Many Latin American countries have begun to reform their health sectors. In these countries, a lot of debate, analysis, and assistance has been directed toward the technical content of the reforms. Often, the government determines the direction and outline of health sector reforms. Once there is concurrence on the general direction of reform, responsibility is transferred from the politicians to health sector reform teams or other groups of technical experts within the government, usually in the ministry of health. Although these technical experts are often skilled analysts, they may lack the skills and experience needed to negotiate the complex political process that is at the core of health sector reform. In fact, until recently, few have paid much attention to the political feasibility of reforms.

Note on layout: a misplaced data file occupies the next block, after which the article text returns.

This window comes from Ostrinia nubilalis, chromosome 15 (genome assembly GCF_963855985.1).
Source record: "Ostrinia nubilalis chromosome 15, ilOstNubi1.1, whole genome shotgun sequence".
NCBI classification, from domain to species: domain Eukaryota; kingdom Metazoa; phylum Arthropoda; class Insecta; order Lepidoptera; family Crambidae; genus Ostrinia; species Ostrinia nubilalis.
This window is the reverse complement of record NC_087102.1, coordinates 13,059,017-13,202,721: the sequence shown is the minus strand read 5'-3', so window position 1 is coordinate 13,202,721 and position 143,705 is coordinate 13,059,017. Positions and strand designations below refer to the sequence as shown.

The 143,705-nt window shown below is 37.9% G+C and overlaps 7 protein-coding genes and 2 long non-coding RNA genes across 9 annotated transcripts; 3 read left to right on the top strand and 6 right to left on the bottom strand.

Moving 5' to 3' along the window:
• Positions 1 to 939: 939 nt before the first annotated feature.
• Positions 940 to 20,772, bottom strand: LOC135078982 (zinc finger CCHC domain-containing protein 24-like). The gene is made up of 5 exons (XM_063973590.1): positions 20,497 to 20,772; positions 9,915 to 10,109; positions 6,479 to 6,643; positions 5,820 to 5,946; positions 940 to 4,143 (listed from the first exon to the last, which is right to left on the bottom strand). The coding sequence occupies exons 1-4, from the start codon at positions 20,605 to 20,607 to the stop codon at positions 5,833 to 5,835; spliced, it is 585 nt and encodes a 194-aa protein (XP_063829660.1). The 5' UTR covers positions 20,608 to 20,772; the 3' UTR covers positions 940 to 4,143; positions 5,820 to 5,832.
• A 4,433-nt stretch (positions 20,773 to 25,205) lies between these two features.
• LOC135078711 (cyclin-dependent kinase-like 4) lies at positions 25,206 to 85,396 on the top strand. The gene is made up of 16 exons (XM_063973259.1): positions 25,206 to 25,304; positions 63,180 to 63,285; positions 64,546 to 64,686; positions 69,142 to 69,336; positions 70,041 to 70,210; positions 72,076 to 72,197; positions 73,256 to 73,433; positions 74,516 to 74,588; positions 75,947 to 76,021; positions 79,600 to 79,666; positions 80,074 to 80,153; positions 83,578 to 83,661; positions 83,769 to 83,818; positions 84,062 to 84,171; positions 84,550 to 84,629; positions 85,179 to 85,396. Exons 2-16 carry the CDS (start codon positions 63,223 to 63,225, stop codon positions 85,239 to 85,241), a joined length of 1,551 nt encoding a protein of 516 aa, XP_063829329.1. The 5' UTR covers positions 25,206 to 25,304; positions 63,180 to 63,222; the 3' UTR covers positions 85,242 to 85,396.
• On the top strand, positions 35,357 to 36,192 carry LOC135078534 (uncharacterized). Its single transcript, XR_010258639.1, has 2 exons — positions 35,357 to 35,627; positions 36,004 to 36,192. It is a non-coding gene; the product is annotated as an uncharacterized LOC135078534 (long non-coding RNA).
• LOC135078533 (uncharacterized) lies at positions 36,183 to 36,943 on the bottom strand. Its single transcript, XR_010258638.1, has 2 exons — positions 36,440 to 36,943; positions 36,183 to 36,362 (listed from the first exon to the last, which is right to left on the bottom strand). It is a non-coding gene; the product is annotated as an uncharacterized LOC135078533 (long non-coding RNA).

Now, a growing number of observers and participants have begun to acknowledge and become interested in the political process that underlies health sector reform. Despite this increasing recognition of the role of politics, however, health sector technical experts may not recognize that policy reform is a process that can be managed or consider managing that process to be part of their job. Furthermore, they may not understand how to manage the political environment and influence the policy process in order to increase the feasibility and success of proposed reforms.
This toolkit was designed specifically to help health sector reform teams better understand the nature of the political process and develop skills to actively manage that process.Download Now